The Painting's Future
The painting is almost nineteen hundred years old and should have, with care, an indefinite life ahead of it; a far longer life than that of any particular display or indeed of the museum itself. The act of restoration should not be regarded as a definitive act but merely as one incident in the painting's history. The painting is likely to be subjected to a number of remountings and further restorations and every conservator that works on it is likely to find fault with the methods and materials employed by their predecessors and all of them with the original restoration.

The whole conservation and restoration procedure was designed so that a reversal of the process would be as easy to achieve as possible, given that the greater part of the mortar layers had been removed.

Being aware of all this and recognising that when the time comes for the next major work on the painting it is quite likely that the written records may not be readily available, it was decided that all restoration work should involve the use of synthetic materials so that a future restorer would be able to easily distinguish between the original Roman material and the modern substitutes used in the restoration.

It is recommended that any reversal of the restoration process should bear the following points in mind.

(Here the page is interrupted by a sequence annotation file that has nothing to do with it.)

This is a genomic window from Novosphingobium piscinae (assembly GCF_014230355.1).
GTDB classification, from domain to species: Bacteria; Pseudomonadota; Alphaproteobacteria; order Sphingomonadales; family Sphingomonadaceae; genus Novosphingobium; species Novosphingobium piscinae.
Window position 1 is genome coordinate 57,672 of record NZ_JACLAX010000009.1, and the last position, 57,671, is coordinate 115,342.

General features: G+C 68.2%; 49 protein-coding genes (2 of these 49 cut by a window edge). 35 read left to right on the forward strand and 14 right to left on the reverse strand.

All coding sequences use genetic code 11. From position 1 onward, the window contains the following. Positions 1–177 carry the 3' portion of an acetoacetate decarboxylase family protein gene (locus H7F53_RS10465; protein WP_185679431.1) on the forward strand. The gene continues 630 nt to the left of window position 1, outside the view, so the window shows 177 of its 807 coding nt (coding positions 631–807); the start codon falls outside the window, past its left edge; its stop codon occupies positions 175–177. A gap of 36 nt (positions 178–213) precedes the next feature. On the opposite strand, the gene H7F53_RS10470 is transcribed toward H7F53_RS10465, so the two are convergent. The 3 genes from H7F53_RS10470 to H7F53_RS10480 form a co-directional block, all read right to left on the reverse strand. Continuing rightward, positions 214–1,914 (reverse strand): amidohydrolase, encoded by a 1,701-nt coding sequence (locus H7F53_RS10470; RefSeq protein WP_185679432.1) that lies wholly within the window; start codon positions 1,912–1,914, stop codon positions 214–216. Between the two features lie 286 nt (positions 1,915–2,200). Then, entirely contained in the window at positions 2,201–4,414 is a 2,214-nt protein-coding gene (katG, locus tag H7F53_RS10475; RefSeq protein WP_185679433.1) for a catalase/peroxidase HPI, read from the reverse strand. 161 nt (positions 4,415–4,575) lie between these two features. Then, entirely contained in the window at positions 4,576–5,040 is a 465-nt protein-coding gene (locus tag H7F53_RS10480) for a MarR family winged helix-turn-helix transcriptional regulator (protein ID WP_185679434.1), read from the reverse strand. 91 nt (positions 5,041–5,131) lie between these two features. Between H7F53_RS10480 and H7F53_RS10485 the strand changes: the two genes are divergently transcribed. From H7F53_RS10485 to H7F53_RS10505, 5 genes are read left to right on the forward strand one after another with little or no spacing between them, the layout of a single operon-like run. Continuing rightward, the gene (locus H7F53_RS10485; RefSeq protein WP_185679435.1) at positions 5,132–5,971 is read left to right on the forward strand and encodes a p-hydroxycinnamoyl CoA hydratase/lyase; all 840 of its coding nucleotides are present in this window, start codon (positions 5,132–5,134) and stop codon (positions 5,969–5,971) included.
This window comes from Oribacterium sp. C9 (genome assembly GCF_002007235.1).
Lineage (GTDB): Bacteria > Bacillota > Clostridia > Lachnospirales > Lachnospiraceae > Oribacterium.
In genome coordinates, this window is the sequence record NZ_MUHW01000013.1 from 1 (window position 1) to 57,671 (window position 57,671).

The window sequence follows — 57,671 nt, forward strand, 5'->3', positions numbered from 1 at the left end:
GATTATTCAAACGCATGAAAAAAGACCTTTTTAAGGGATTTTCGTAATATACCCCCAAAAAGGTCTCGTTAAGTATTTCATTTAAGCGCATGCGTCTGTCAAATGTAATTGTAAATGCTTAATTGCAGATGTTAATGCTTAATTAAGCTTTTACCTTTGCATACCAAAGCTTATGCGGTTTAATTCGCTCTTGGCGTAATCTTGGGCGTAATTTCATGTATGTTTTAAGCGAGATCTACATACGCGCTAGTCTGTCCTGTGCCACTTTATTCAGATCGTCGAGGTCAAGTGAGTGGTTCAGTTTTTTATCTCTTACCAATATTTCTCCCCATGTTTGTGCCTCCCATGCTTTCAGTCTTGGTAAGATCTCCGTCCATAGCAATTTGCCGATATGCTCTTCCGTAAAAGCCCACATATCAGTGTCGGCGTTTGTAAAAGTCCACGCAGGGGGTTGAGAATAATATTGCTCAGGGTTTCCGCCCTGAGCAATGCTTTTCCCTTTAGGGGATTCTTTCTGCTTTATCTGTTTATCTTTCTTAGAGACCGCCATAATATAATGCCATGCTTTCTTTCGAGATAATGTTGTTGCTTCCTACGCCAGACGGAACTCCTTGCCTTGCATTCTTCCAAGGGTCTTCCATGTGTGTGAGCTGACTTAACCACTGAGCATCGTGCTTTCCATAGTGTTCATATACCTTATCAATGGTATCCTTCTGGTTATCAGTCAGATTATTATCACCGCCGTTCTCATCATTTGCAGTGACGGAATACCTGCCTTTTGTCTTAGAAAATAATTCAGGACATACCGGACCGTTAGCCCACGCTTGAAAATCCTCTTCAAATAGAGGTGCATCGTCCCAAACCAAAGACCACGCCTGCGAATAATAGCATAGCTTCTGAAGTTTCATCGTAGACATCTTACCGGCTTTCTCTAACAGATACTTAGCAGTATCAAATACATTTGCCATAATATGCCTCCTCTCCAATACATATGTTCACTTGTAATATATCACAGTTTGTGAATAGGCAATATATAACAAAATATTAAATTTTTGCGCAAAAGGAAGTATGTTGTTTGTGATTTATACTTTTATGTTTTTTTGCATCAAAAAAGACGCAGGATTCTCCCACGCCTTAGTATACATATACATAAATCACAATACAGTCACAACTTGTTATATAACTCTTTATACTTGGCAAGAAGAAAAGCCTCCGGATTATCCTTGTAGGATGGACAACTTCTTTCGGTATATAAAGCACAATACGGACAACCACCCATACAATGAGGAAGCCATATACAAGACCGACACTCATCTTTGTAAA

As the repainting was carried out using water colours, wiping with a soft wet cloth should remove it without any difficulty.

It is recommended that at this stage that the Roman material be faced-up using a water soluble adhesive as all the interventionist material material is synthetic and solvent based.

Removal of the synthetic intonaco. As the synthetic intonaco is a PVA based material (see above and the Materials Appendix), the application of a suitable solvent should soften the material so that it can be removed.

The synthetic arriccio should be removed in a similar manner.

At this stage it should be possible to to identify the different panels so as to allow their separation and removal from the mild steel frame.

In the adjacent illustration can be seen the layers which make up each panel of the painting. From left to right the layers consist of (1), a 6mm.layer of plaster and mortar, (2), a release layer of 6mm.polyurethane foam, and finally (3), a sandwich of glass fibre, polyurethane foam and glass fibre which hold the stainless steel bolts that fasten the panels to the mild steel frame.
Although the combination of layers of polyurethane foam and glass fibre provide a strong and rigid support for the painting, the polyurethane foam is, itself, quite soft and easily cut. It is suggested that a cut should be made through the release layer allowing the glass fibre and foam sandwich to be disposed of. If the the panel is then placed face down the remains of the release layer can be scraped off revealing the back surface of the synthetic mortar. This can be softened with a suitable solvent and removed revealing a fine layer glass fibre tissue, when this is, in its turn, removed the Roman material will be exposed for remounting.